THINKING FOR OURSELVES
Market Place Education
By Shea Howell
Michigan Citizen, May 16, 2010
Emergency Financial Manager Bobb avoids democratic debate because his plans cannot stand up to questioning. His main thesis, that the market place can better educate our children, is unfounded. Privatizing education turns our children into commodities. Market place education depends on punitive measures enforced by constant test taking. It is a means by which corporations and the foundations they run can funnel the wealth of the public into their own hands.
Bobb’s claim that market forces can reform public education is simply not supported by experience or research. In a recent article in Rethinking Schools, Barbara Miner interviewed Wendy Puriefoy, president of the Public Education Network, a non- profit focused on school reform in low income communities. Ms Puriefoy, a former board member of Teach for America, is no radical.
The same people who promote economic deregulation, Puriefoy tells us, are influential supporters of organizations such as Teach for America. They want to sidestep professional teachers, unions, and schools of education “and let loose the forces of the market,”. “The marketplace of education is a big market, ” explains Puriefoy. “There is a lot of money to be made.”
Last week Democracy Now co-host Juan Gonzales gave us an idea of just how much money is being made by corporations backing charter schools. He reported on the New Market Tax credit, a little known measure passed at the end of the Clinton administration in 2000. This provision gives huge tax breaks to banks and equity funds that invest in community projects in underserved communities.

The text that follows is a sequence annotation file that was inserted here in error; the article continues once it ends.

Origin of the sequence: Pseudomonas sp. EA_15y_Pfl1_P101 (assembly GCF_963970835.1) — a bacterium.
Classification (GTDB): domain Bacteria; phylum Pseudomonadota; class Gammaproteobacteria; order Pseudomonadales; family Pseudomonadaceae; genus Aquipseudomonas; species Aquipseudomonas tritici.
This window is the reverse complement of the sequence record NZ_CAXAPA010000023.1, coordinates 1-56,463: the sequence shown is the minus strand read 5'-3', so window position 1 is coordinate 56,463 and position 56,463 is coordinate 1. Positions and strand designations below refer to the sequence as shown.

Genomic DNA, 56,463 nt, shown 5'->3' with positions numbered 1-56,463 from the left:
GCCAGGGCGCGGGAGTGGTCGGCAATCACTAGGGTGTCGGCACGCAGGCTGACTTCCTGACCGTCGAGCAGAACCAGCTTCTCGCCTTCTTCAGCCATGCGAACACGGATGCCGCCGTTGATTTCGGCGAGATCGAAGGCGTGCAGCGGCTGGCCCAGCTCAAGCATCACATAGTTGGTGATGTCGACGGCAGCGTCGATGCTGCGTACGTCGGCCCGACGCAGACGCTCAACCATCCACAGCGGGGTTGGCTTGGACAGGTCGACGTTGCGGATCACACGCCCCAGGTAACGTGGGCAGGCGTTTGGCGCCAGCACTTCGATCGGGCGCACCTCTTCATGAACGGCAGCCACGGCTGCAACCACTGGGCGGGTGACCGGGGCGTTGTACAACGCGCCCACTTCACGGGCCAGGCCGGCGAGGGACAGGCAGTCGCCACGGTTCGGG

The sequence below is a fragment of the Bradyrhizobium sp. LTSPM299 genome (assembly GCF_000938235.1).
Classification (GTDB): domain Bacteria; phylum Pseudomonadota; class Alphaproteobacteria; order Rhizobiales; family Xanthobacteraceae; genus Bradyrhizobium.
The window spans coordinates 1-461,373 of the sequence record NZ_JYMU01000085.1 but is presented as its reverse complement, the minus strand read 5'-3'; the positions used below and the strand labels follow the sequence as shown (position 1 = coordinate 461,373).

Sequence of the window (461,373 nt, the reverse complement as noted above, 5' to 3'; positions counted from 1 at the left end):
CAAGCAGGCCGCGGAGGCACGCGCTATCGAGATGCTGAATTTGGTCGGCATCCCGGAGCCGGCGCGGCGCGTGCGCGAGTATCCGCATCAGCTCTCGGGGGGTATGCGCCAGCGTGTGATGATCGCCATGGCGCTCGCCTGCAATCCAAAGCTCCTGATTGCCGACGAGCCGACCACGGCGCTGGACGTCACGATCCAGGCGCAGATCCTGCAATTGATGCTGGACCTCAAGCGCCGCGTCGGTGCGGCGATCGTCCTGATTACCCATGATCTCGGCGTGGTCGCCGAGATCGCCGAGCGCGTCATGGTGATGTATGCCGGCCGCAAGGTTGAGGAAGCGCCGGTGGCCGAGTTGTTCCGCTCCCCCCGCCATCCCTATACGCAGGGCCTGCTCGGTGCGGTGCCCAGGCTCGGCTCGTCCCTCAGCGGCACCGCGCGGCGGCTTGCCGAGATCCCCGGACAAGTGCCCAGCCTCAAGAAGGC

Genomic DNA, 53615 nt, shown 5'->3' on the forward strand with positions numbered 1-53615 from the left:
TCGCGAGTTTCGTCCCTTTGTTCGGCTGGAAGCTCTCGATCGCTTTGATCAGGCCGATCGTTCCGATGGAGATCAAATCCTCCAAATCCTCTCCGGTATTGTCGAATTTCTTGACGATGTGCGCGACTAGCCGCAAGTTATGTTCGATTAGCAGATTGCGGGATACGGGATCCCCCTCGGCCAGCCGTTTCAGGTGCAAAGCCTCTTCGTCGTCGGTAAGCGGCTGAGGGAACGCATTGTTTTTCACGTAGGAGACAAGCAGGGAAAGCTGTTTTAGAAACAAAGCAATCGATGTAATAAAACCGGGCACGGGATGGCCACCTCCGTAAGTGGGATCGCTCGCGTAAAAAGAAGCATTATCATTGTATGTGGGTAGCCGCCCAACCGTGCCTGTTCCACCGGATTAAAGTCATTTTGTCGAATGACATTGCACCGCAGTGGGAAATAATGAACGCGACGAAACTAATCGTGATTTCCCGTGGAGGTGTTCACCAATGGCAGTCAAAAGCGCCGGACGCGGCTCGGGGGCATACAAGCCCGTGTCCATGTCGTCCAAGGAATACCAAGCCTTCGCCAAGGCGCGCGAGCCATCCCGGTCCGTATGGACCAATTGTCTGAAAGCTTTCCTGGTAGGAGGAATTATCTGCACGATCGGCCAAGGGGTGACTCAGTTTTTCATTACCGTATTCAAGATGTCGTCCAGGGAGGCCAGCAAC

This is the financial mechanism that is fostering the interest of banks and hedge funds in charter schools.
Gonzales looked at the money trail in Albany, the district that has the highest percentage of students in charter schools in New York. What he found should be a cautionary tale for Detroit. Gonzales documented that investors who put up money to build charter schools “virtually double their money in seven years through a 39% tax credit from the federal government.” To increase profits this credit is leveraged against other credits like historic preservation and brownfield remediation.
Meanwhile. charter schools are forced to pay rent and pay debt services on the loans used to start them. As a result, Albany schools have seen rents go up from $170,000 to $500,000 in a year. The money for the rents and debt, of course, comes from public coffers, placing the city of Albany in an escalating financial crisis.
All these expenditures might be worth it if we could demonstrate that charter schools would result in remarkable change for the better. But, nationally or locally, there is no data supporting that claim.
A recent article in The New York Times reluctantly concluded:
“But for all their support and cultural cachet, the majority of the 5,000 or so charter schools nationwide appear to be no better, and in many case, worse than local public schools when measured by achievement on standardized tests, according to experts citing years of research.”
Last year one of the most comprehensive studies by Stanford University
researchers found that fewer than one-fifth of charter schools nationally offered a better education than comparable local schools. Almost half offered an equivalent education, and more than a third, 37 percent, were “significantly worse.”
Although “charter schools have become a rallying cry for education
reformers,” the report by the Center for Research on Education Outcomes warned, “this study reveals in unmistakable terms that, in the aggregate, charter students are not faring as well” as students in traditional schools.”
Manager Bobb and Mayor Bing are using our children to make money for corporate interests. No wonder Bobb avoids a democratic discussion of his means and motives.